This happened in many countries, even in my own country, where we also had to take measures. I’m not the most popular politician in my country, but if measures are needed, I would prefer preventive action over having to launch a rescue after reckless behaviour.

People who still believe that the agreement was bad and that Greece should not have accepted it still live in the past. Their dream of living by themselves, without solidarity, without help, without exchange, without collaboration, is just that: a dream.

How do you think the Greek crisis has affected the eurozone and the EU as a whole?

I think it proves that when we want to find solutions, Europe is strong. It took a lot of meetings, a lot of hours of extenuating discussions, but it was needed.

So, on one hand, it shows that when we are in dire straits, we are able to find solutions. Some countries debated the Greek package in parliament, and even the most Eurosceptic countries said yes in the end.

The Greek crisis has taught us that in a deep crisis, solidarity has to prevail, and in the end we were able to find a solution and restore solidarity. It wasn’t easy for some countries, which initially didn’t want to help Greece. But in the end, they helped, and it was best for everyone.

You’re thinking of Finland … Germany?

I don’t want to start naming countries, but there were more countries than just Finland.

Let me turn to the other crisis we are facing today: Migration, which is possibly more important. A record number of asylum seekers and migrants are arriving on Europe’s shores every day. How do we deal with this crisis, and avoid squabbling over quotas?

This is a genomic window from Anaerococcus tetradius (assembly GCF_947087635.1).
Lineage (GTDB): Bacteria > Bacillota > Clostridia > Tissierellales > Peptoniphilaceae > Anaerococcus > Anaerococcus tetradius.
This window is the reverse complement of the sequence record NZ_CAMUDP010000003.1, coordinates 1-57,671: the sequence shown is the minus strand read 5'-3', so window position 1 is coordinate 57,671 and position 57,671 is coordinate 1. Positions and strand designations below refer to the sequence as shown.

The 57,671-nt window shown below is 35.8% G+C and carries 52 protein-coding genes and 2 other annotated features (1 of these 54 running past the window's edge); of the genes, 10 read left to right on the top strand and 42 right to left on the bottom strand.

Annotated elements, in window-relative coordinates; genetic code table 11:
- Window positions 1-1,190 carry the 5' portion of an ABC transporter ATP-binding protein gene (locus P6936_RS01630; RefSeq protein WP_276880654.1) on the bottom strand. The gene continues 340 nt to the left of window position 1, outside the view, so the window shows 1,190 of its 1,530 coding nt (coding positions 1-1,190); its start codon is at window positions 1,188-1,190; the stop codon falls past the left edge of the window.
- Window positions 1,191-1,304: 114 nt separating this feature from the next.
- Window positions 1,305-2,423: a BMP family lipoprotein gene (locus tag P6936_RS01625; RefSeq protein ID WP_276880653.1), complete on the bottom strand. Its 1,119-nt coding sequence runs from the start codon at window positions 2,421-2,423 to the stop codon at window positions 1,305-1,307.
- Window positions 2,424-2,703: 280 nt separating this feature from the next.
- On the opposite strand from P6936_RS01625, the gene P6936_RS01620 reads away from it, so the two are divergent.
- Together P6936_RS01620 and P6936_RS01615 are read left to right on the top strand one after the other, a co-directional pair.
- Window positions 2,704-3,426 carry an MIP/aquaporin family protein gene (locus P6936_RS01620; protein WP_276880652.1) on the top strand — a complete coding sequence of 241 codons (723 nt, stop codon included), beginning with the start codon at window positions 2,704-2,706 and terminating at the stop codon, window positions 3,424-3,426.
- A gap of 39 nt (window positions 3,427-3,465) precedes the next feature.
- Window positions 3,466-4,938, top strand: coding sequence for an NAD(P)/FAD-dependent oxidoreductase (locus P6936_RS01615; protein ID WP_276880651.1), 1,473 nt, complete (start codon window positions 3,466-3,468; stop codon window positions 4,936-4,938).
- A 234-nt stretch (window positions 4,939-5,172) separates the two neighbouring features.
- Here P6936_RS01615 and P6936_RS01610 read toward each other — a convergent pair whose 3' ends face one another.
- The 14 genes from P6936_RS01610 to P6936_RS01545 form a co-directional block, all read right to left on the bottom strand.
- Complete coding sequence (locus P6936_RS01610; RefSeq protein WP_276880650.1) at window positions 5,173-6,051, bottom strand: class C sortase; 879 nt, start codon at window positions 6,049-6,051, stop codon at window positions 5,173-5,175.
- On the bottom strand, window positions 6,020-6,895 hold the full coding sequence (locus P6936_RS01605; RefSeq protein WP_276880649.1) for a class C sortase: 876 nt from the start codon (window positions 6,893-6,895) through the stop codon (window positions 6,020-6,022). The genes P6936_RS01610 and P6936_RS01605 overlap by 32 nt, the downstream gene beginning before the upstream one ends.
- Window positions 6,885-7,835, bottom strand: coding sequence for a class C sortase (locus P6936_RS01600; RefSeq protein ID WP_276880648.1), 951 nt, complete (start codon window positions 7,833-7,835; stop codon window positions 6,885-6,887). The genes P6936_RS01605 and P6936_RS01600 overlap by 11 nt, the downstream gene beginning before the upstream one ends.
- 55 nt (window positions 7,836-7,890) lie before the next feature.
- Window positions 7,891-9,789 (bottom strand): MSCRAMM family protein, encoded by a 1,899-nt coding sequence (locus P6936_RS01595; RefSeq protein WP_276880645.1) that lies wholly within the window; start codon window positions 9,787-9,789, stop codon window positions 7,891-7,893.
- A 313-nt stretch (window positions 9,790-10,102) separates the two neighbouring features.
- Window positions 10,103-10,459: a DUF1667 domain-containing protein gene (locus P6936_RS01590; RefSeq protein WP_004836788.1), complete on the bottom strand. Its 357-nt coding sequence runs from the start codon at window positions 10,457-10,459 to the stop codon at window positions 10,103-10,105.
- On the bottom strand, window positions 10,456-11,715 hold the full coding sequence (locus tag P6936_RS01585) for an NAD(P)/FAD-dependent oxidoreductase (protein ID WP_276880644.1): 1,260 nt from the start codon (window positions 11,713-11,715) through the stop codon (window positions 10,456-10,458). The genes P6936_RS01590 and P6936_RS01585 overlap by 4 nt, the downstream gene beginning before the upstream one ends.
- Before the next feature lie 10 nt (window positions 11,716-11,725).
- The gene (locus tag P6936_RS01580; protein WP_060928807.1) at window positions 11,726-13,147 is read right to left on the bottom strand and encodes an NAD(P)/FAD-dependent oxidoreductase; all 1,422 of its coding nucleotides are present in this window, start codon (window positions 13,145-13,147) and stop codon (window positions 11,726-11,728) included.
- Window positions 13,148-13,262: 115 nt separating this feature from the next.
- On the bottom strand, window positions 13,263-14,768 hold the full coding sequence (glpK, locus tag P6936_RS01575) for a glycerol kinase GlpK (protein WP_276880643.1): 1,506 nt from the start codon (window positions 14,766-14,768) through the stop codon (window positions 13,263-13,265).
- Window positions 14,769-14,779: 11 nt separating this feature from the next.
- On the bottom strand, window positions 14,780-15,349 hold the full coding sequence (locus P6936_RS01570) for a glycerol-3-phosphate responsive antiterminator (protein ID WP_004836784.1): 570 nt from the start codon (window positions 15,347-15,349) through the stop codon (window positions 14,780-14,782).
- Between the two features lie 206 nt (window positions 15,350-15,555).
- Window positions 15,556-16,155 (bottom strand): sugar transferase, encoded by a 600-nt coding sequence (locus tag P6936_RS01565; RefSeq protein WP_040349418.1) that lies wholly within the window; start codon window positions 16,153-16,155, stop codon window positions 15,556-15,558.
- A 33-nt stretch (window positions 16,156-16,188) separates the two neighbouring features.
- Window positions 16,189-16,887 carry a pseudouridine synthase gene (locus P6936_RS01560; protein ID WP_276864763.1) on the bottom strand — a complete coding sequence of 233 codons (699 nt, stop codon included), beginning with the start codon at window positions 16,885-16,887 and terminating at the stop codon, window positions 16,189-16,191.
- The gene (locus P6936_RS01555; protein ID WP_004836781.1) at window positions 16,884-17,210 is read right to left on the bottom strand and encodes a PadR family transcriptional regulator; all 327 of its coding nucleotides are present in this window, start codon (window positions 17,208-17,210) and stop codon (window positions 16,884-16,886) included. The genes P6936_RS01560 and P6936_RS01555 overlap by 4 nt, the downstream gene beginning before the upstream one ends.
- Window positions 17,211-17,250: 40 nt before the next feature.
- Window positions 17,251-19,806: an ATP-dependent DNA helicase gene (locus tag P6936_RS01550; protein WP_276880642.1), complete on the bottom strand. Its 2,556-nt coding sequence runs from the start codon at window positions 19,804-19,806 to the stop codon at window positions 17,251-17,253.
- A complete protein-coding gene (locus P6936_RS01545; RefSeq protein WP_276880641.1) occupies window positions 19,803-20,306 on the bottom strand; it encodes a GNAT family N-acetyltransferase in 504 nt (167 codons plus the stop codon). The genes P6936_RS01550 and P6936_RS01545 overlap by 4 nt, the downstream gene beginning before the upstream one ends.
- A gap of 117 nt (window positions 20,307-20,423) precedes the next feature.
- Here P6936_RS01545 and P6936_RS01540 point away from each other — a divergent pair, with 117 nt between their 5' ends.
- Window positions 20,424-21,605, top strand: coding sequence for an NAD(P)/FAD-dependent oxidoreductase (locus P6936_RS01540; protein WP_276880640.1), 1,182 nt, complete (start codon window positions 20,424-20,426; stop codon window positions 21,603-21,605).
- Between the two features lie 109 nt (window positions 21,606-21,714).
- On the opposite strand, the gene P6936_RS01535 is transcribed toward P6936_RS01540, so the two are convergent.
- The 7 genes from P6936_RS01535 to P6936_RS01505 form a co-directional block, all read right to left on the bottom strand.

The problem is multifaceted. First, we have to differentiate between political and economic migration. At the moment, we are still working on the list of ‘safe countries’.

I know that at the last Council on migration, the Luxembourgish Presidency asked the Commission to draw up the list.

I hope that they will be able to do so, as it is important that people who really need to leave a country because of real threats, dangers, terrorism etc., can find (refuge). We have to separate it from economic asylum.

Now, we have huge numbers of refugees from the Balkan states. A list of safe countries is important, so we can have faster procedures for this kind of requests. If we are not able to have a list for 28 member states, then at least we will try to work together in smaller groups.

I asked my Benelux colleagues, for example, to work on that topic. We will see. First, we need to have the results of the Commission’s work. If a full list is not possible, then we’ll have to show that we have to work together.

Xavier Bettel, Prime Minister of LuxembourgXavier Bettel, Prime Minister of Luxembourg

What do you mean by working together?